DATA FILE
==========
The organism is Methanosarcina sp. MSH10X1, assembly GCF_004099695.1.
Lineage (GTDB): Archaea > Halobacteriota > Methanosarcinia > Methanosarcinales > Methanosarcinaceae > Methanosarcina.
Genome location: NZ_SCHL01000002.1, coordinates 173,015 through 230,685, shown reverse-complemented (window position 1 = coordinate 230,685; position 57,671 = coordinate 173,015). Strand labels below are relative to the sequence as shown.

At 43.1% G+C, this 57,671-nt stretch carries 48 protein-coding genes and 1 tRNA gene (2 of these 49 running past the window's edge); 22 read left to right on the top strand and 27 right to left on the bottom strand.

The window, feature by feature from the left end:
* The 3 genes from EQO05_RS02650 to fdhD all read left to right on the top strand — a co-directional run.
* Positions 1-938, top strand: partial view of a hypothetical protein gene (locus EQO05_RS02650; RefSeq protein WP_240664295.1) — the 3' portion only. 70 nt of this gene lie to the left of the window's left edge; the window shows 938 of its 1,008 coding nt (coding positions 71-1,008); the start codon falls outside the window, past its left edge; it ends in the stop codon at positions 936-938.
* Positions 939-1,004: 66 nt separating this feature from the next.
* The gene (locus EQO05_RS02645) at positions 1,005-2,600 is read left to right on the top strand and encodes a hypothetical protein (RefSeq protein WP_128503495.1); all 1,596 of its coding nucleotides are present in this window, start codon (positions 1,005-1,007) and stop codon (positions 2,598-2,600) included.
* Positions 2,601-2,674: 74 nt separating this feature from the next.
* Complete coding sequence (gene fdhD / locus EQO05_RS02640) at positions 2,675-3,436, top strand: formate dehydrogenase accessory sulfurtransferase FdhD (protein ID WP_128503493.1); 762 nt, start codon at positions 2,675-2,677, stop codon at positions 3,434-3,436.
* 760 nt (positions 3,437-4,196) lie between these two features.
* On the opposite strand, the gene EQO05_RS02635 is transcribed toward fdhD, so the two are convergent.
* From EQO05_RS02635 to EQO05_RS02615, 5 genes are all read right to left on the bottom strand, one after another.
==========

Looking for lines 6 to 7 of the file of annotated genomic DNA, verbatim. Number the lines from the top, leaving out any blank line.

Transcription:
* The 3 genes from EQO05_RS02650 to fdhD all read left to right on the top strand — a co-directional run.
* Positions 1-938, top strand: partial view of a hypothetical protein gene (locus EQO05_RS02650; RefSeq protein WP_240664295.1) — the 3' portion only. 70 nt of this gene lie to the left of the window's left edge; the window shows 938 of its 1,008 coding nt (coding positions 71-1,008); the start codon falls outside the window, past its left edge; it ends in the stop codon at positions 936-938.